Hurricane Sandy is No Match For Place N’ Go Flooring!

When Hurricane Sandy dumped 5 feet of water in Loretta F.’s basement, she knew it would be the absolute verification of Place N’ Go’s durability.  After pulling up the tiles and drying them and the floor underneath off, Loretta tells us that Place N’ Go “…passed the ultimate test with Hurricane Sandy.  Five feet of water sat on the tiles and were later caked with sheetrock.  We power washed them and they are ready to be put down again.  On top of that, their customer service is wonderful.”  We are so happy to hear it!!

Set in Concrete

The Coliseum

The Coliseum.  Ancient Roman aqueducts.  The Baths of Caracalla.  Your basement.  What do they have in common?  They would be impossible without concrete.

Concrete is a “composite construction material”; it is composed of aggregate, water and cement.  Through hydration, a chemical process in which the water reacts with the cement, the various materials are bonded together, producing a building material that can last thousands of years.

And yet, while concrete has insured that even today we can visit ancient sites such as the Pantheon, it is not impervious.  The substance that makes concrete strong can also weaken it: water.

The Pantheon

When constructed perfectly and under perfect conditions, the concrete slab in your basement will perform, well, perfectly.  But most of the time, we end up with moisture in our basements, either from broken or leaking pipes under the concrete, condensation or moisture coming through the concrete from the earth underneath it.  When these things happen your basement can be host to many problems:

 Health Issues – Moist areas are perfect breeding grounds for bacteria, fungus, mold and mildew.  As I have posted about before, these can lead to many problems such as headaches and nausea and they can irritate allergies.

 Rotting – All that mold and mildew will eat away at papers, fabrics, wood and anything else organic.  And then there’s the smell that will be accompanying your new funky fungi.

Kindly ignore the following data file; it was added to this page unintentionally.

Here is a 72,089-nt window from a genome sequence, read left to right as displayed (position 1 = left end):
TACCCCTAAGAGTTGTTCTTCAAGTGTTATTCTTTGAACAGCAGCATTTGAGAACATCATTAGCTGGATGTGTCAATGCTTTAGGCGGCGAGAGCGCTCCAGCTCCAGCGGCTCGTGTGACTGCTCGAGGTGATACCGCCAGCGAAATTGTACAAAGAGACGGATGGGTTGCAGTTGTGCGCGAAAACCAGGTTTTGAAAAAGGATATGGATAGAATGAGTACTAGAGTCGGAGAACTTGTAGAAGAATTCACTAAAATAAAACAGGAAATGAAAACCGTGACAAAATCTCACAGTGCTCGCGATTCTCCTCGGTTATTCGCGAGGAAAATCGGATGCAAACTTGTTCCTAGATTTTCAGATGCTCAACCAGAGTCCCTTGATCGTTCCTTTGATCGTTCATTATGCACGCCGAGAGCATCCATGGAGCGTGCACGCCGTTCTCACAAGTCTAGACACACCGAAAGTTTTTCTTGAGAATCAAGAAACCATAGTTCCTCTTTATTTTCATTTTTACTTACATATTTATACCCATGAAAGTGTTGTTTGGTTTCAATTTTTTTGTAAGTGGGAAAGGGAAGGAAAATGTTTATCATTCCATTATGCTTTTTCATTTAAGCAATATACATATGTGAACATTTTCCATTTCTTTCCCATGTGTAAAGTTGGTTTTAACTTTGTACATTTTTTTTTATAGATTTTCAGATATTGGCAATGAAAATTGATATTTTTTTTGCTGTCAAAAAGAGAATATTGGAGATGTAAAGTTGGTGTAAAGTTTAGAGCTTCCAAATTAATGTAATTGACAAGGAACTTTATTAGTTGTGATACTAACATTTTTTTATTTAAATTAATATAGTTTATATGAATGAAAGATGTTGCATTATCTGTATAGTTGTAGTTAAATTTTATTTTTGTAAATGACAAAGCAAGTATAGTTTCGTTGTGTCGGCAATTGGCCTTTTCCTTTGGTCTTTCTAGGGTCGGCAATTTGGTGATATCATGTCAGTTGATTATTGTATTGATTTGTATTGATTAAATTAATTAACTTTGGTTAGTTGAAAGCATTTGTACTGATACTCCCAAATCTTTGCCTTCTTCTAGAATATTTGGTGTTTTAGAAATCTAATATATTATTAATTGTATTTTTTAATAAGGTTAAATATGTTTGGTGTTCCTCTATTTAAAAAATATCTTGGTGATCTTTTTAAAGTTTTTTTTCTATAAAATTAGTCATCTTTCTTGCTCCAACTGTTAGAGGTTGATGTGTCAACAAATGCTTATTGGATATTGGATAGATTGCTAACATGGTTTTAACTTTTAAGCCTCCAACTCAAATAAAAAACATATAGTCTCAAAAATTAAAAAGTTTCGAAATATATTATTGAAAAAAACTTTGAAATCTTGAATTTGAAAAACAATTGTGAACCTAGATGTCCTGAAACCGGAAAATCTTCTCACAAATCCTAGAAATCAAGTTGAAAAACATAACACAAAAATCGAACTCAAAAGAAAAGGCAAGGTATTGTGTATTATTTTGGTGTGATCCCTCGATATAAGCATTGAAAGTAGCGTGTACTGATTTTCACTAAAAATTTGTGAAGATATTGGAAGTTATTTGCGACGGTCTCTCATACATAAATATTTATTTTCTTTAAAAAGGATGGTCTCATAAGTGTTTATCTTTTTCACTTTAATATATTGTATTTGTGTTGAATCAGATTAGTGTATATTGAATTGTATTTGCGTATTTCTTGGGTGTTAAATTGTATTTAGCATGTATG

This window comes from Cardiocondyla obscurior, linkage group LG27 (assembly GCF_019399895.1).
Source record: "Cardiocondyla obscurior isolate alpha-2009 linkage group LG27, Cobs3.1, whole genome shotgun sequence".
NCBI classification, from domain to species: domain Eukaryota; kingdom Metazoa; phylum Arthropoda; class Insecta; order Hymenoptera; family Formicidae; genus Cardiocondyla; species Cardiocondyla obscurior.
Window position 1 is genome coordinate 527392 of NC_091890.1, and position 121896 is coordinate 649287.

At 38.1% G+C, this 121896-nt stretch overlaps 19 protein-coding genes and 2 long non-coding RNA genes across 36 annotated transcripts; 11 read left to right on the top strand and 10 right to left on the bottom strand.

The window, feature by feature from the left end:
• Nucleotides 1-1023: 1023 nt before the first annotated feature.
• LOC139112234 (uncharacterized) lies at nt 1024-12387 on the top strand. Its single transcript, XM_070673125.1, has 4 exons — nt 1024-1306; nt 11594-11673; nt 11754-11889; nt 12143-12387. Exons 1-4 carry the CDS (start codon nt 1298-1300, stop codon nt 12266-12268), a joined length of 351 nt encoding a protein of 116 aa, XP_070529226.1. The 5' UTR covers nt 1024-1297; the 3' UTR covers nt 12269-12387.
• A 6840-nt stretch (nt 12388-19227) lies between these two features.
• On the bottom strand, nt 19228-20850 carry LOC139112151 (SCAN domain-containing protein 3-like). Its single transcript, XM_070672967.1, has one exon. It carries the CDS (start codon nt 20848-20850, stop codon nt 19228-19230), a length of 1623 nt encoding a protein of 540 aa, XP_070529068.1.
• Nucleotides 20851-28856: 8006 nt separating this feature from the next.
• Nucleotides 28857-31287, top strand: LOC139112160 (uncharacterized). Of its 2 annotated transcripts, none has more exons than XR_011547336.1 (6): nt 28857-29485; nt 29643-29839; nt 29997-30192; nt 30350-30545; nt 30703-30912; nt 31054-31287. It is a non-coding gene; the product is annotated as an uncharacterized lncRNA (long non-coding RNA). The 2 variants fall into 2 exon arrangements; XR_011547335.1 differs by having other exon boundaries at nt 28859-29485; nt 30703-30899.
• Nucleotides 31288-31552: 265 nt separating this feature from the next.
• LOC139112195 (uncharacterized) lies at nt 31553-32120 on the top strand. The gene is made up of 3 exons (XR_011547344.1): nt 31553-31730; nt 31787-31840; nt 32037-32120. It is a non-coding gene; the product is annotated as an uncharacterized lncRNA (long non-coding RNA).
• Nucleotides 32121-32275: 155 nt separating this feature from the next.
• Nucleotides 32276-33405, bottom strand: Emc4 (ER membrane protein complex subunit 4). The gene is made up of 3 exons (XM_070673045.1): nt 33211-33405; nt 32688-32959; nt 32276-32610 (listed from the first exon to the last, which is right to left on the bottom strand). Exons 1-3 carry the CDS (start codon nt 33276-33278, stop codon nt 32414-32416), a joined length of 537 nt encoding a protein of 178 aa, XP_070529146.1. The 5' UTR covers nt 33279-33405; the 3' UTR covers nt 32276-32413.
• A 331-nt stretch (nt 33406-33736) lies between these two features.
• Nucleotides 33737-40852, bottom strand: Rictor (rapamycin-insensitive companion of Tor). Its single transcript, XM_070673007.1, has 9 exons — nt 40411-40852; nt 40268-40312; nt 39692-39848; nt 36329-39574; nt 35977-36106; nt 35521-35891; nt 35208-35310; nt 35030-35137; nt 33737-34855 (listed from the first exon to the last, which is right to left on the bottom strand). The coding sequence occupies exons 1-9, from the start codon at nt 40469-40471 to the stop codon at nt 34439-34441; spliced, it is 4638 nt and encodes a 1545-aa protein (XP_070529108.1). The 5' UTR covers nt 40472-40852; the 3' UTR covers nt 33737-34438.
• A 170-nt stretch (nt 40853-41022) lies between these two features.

Wet Insulation

 Insect Infestation

 Cracking – this tends to happen when the concrete slab was not cured properly.  If there was too much moisture during the curing process, small cracks could form, quite possibly even inside the concrete where they will remain hidden until they grow enough to make their way to the surface leading to…

 Spalling – When a piece of concrete breaks off from a crack, you’ve got spalling.

Darkening – Moisture should be able to evaporate out of the concrete freely, but when carpeting is installed, it can’t escape as easily and will cause the concrete to darken.

Roman Aqueduct
Photo Courtesy of freddie boy

While moisture is the worst problem most basement floors will face, age must also be contended with.  Cracking, breaking and flaking can occur as a concrete slab ages and it can be especially common in cold climates because the concrete endures many severe temperature fluctuations.  If you are careful and diligent, you can catch most of these problems before they get out of control.  For flaking and chips, you can use a patch compound.  For holes or cracks, it’s best to use expansive cement so the open space gets entirely filled, then use a patching compound to cover the area.

Another common problem with concrete slab is the surface is often not flat.  That can create issues when flooring materials are installed over it.

So if you are looking for flooring to put over the concrete in your basement, what are some of the best choices?  Let’s look at the pros and cons of a few: